The theory that multiple sclerosis, which has widely varying symptoms and progression in different patients, is nonetheless a single disease with common underlying mechanisms, has gotten more supporting evidence from a new study.
Multiple sclerosis (MS) is an autoimmune disease in which the immune system disrupts the function of nerve cells in the spinal cord and brain. This can cause a variety of problems, including blurred vision, memory problems, paralysis, and more.
Symptoms and patterns of disease progression over time can vary between patients, leading to suggestions that MS may actually consist of two or more different diseases or subtypes.
Single Disease, Different Symptoms
Ekaterina Kotelnikova of the IDIBAPS – University of Barcelona, and colleagues hypothesized that MS is a single disease with multiple results in patients, all driven by the same underlying biological mechanism – immune system attack of the protective fibers shielding nerve cells and loss of the axons used by nerve cells to communicate with each other.
To explore this hypothesis, the researchers developed a mathematical model of MS based on experimental data from 66 patients who had been followed for up to 20 years. Using the model, they were able to perform computational simulations of the different known biological processes involved in the disease.
To test the validity of the model, the scientists ran simulations using data from a second group of 120 MS patients. They found that, by changing the intensity of the underlying biological processes involved in MS at distinct times, they were able to successfully reproduce the variability of disease courses seen in these patients.
The results support the concept of a common pathogenesis, i.e., that all the symptoms and disease courses observed in MS patients are produced by the same underlying mechanisms that damage nerve cells over time. This implies that, even though it may follow different patterns, MS will worsen over time for all patients.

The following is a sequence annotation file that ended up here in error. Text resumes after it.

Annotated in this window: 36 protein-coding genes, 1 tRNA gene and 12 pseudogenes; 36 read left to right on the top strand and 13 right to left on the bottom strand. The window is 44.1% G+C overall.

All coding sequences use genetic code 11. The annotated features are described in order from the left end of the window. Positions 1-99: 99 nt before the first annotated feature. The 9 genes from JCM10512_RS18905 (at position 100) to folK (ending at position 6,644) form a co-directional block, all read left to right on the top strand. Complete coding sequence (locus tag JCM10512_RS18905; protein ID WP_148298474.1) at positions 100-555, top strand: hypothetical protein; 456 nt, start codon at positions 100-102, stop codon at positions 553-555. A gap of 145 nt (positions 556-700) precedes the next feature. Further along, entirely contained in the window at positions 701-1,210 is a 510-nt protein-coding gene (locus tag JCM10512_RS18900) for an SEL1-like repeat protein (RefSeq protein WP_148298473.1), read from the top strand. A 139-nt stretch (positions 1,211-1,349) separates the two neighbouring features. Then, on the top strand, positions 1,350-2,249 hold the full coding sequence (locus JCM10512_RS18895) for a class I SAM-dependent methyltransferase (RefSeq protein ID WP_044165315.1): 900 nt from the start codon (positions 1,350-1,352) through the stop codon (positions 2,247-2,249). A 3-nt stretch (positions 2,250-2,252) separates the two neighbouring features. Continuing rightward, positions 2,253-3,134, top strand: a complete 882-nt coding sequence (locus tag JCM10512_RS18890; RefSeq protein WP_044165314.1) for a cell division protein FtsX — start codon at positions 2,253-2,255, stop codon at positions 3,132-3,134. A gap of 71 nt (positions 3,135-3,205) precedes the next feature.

Co-author Dr. Pablo Villoslada, Head of the IDIBAPS research group in Pathogenesis and new treatments in multiple sclerosis and coordinator of the study, said:
“This concept has significant therapeutic implications and will drive the development of new therapies because it implies that MS will produce significant disability if suffered for enough time in all patients. Indeed, preventing relapses, although very important, will be not enough to achieve good control of the disease.”
Relapses in MS have been modeled statistically to a negative binomial distribution. Moreover, relapses have been mathematically modeled from a mechanistic point of view that focuses on the negative feedback between pro- and anti-inflammatory responses, and as a probabilistic response to self-antigen presentation.
However, how damage to the central nervous system (CNS) advances and how clinical disability accumulates over decades, defining the clinical phenotype of the disease and its prognosis, are issues that are still poorly understood. Several hypotheses have been proposed to explain the heterogeneity and different courses of the disease.
One model characterizes it as different diseases with relapse-remitting MS (RRMS) being defined as an autoimmune disease (the outside-in hypothesis) and primary-progressive MS (PPMS) a primary neurodegenerative disease (the inside-out hypothesis).
Funding support for the work came from The European Union Seventh Framework Program, the Spanish Ministry of Economy and Competitiveness and FEDER, and the Swedish Research Council (3R).
Kotelnikova E, Kiani NA, Abad E, Martinez-Lapiscina EH, Andorra M, Zubizarreta I, et al. (2017)
Dynamics and heterogeneity of brain damage in multiple sclerosis
PLoS Comput Biol13(10): e1005757. https://doi.org/10.1371/journal.pcbi.1005757
Top Image: Chronic autoimmune inflammatory damage to the brain produces waves of demyelination (blue line in the graph) and cumulative axonal loss (green line in the graph) in different intensities along time leading to all MS phenotypes. Credit: Dr Santiago Ortiz-Perez, from the Institute of Ophthalmology and Center of Neuroimmunology, IDIBAPS – Hospital Clinic, University of Barcelona.
Portions of this article © 2017 Kotelnikova et al. republished via Creative Commons.